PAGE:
Housing benefit cuts “will increase homelessness”; Council loses £10.5m in unpaid rent

Cllr Jillian Creasy, leader of Sheffield's Green Party Group

The introduction of a cap on housing benefit could result in increasing social problems with serious debt and homelessness, warned Cllr Jillian Creasy, leader of Sheffield’s Green Party group today.

Commenting on a report from homelessness charity Crisis, Cllr Creasy noted that one in five Sheffield households receive housing benefit, a figure which is likely to increase as unemployment rises.

Her comments come on the same day that the Star revealed that Sheffield has lost £10.5m in unpaid council house rent over the last six years. Sheffield Homes, which manages the city’s social housing, has written off £9.26m of this figure as bad debt.

The loss was revealed following an inspection from the Audit Commission (which the coalition revealed over the weekend would be axed with the loss of 2000 jobs), which urged Sheffield Homes to improve its rent collection methods.

The report estimates that the average loss of income from the changes to housing benefit will add up to £600 per year per household.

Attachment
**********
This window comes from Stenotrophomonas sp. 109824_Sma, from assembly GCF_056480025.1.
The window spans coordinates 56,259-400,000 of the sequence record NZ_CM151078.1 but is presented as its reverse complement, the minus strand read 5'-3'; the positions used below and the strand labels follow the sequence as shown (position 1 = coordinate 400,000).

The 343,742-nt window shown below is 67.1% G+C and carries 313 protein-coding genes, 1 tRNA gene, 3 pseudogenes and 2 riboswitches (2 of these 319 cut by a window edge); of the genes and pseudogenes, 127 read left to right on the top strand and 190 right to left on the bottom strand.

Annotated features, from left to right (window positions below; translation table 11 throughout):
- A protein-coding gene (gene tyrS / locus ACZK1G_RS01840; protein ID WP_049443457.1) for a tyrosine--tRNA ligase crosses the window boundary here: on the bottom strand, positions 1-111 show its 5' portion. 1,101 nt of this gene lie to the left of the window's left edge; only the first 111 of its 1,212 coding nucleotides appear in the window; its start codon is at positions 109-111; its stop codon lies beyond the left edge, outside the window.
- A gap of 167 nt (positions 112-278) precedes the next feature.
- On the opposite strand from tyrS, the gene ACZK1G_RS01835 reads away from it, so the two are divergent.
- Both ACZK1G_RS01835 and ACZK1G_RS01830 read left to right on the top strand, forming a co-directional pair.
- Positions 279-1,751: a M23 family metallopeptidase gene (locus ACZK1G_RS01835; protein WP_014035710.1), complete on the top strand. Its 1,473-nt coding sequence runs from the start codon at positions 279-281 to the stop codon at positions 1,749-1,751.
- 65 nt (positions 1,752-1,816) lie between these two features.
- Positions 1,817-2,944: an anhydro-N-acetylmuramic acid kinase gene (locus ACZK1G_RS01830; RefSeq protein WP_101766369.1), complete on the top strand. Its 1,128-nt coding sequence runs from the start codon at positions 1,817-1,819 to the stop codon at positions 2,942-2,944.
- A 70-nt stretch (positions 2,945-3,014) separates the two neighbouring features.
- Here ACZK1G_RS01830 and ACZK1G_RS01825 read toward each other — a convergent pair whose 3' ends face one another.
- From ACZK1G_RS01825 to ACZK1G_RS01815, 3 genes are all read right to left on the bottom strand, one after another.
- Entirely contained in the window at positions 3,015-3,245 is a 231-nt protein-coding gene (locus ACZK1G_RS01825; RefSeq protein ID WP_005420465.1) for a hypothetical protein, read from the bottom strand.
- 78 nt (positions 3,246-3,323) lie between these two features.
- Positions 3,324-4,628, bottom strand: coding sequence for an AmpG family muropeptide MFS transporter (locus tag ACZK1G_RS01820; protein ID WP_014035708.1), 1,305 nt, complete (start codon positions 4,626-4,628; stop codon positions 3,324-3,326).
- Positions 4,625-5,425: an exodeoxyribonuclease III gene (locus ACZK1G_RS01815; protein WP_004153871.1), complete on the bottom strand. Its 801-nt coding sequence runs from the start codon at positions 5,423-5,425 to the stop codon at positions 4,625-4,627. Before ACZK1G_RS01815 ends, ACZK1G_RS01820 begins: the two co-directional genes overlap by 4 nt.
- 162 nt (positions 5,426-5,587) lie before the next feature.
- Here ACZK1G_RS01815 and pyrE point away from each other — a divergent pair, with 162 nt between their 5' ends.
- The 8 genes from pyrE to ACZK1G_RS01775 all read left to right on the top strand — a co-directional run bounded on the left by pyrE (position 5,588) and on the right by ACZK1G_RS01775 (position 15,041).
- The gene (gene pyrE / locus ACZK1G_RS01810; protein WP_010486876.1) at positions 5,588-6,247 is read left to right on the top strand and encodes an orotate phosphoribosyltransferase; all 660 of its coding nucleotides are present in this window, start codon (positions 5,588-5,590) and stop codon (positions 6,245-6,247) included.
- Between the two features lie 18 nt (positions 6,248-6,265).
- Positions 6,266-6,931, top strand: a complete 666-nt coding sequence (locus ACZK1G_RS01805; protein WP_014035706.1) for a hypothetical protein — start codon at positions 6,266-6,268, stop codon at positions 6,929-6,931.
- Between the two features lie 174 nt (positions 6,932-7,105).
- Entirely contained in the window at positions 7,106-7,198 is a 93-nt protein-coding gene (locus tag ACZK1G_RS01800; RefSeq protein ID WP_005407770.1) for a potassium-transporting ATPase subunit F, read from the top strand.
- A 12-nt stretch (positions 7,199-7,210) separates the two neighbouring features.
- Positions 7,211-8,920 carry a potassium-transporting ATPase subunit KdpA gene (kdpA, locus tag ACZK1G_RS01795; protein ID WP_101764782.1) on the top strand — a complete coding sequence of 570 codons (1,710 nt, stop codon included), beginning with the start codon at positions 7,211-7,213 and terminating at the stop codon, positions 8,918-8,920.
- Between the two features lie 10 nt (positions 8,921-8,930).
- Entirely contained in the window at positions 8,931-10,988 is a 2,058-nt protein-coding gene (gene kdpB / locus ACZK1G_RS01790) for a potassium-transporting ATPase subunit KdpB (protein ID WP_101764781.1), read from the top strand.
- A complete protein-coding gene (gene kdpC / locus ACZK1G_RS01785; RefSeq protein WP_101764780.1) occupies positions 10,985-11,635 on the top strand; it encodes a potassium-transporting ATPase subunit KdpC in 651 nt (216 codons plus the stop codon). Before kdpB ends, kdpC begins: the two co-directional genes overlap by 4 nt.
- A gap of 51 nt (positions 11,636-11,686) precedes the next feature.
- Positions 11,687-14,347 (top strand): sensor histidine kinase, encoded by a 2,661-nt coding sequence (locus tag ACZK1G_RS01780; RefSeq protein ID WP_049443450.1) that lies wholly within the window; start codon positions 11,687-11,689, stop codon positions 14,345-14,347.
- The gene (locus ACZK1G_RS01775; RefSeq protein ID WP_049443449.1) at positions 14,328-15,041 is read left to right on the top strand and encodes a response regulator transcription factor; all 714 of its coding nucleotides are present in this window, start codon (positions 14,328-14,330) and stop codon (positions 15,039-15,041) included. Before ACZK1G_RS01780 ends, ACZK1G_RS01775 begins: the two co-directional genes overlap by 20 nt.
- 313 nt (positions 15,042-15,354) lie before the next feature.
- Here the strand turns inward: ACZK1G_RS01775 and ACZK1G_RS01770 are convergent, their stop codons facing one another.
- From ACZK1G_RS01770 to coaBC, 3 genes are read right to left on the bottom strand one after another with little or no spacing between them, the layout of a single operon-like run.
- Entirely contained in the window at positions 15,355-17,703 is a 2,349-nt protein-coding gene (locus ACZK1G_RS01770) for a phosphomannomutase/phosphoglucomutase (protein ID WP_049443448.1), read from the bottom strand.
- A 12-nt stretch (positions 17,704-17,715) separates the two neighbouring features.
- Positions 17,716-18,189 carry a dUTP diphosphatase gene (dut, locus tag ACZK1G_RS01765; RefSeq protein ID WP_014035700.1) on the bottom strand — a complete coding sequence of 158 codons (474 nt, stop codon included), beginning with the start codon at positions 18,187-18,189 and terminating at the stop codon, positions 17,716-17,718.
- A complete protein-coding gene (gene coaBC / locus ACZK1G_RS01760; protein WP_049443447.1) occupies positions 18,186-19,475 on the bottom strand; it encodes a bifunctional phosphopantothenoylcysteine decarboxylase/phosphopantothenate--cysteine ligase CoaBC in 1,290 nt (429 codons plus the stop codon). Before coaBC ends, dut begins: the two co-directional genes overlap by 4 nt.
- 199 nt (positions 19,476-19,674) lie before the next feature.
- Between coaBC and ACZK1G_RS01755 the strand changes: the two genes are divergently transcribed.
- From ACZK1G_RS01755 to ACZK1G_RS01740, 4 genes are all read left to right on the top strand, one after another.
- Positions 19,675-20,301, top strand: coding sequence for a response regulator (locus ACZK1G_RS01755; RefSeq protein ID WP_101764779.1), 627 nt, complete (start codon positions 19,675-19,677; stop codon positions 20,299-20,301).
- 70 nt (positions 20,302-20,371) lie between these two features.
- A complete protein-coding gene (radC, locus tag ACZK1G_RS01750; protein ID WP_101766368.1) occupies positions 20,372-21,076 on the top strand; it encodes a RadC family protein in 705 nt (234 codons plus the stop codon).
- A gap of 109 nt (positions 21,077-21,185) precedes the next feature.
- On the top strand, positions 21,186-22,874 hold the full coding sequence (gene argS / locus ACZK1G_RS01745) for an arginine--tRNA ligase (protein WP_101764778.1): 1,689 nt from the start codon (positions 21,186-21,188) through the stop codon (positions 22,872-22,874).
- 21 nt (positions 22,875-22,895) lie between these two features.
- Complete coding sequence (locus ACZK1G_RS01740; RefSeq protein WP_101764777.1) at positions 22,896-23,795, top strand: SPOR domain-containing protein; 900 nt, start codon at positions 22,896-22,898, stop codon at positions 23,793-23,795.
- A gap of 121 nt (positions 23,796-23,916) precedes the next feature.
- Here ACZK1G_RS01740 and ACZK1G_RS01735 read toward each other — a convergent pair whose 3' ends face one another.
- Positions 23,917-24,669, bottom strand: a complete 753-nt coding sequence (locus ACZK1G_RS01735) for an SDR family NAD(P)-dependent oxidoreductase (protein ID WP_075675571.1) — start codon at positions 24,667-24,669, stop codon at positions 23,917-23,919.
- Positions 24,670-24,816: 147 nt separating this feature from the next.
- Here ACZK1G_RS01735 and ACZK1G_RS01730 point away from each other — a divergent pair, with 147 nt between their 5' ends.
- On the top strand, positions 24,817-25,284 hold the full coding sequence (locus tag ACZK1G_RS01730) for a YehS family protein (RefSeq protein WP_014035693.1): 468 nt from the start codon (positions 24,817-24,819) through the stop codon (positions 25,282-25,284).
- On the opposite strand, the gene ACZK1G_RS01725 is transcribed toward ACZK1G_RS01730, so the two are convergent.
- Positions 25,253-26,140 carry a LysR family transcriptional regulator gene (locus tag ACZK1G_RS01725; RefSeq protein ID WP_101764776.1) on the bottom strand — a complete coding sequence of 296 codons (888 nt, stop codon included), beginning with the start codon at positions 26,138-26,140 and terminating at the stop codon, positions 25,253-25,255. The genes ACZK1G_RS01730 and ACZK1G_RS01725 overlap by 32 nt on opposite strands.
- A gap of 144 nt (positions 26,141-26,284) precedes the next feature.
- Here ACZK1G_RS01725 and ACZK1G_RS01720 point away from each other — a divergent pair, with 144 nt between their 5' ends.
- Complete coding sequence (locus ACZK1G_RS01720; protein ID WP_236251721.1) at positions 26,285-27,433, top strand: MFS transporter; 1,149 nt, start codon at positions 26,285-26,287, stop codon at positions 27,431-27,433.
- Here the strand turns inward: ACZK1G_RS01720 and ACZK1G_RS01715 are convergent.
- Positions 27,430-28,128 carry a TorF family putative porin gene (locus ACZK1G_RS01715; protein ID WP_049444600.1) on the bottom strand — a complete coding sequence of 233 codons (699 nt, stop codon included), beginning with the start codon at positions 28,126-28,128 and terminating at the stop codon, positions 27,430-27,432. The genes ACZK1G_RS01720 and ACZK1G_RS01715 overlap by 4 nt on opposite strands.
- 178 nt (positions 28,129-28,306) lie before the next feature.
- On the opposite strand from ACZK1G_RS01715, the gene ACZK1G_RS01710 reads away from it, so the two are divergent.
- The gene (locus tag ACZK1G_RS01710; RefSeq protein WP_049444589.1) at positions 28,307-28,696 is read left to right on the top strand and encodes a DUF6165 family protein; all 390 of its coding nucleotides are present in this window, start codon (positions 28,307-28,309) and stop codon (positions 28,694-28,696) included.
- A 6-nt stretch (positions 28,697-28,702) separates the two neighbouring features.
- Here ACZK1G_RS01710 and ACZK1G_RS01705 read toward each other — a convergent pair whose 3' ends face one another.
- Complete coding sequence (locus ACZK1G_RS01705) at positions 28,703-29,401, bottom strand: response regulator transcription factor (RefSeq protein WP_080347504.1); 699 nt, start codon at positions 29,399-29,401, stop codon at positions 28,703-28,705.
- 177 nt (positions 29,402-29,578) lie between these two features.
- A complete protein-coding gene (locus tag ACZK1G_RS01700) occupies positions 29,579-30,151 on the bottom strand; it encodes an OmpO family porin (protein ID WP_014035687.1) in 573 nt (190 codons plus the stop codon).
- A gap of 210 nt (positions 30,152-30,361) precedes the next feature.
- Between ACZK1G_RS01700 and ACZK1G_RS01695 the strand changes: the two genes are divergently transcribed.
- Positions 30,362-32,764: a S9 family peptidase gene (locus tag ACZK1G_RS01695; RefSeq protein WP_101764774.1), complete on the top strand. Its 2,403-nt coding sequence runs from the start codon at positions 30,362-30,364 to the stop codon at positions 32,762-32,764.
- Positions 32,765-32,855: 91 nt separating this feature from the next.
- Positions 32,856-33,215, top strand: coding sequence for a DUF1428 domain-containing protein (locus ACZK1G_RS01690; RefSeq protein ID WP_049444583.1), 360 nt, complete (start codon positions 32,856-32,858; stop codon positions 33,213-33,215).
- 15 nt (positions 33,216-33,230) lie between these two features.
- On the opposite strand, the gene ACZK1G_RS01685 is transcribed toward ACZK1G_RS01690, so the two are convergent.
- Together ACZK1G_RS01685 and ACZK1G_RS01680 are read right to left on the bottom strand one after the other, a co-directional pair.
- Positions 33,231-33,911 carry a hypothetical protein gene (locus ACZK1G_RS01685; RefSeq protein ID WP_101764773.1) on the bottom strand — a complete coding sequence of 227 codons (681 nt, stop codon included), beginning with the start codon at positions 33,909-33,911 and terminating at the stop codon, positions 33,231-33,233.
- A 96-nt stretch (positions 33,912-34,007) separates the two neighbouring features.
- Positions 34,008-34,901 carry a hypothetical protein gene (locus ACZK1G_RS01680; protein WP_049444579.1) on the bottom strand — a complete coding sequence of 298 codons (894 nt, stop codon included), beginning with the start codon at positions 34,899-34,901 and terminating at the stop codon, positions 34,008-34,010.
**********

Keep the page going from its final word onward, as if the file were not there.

Cllr Creasy said, “About 48,000 households in Sheffield are currently claiming housing benefit. A loss of £600 for someone earning £16,000 (after tax-free allowance) is the equivalent of an income tax rise of 3.75%. These cuts by the coalition government will leave more Sheffield people struggling to pay the rent, more falling into serious debt and more people becoming homeless.

It’s very unfair, coming at a time when many people are facing economic uncertainty or even redundancy. Once again we see the coalition government ’s cuts are hitting the poor hardest. The government could avoid these cuts by tackling tax avoidance and tax evasion by some of the wealthiest, which could raise billions of pounds a year.”

Following the coalition government’s first budget in June, the Department for Work and Pensions admitted the cap would have an impact on household income, but said, “the purpose of reform is to influence rent levels and housing choices, which is likely to mitigate the impact of these measures.”

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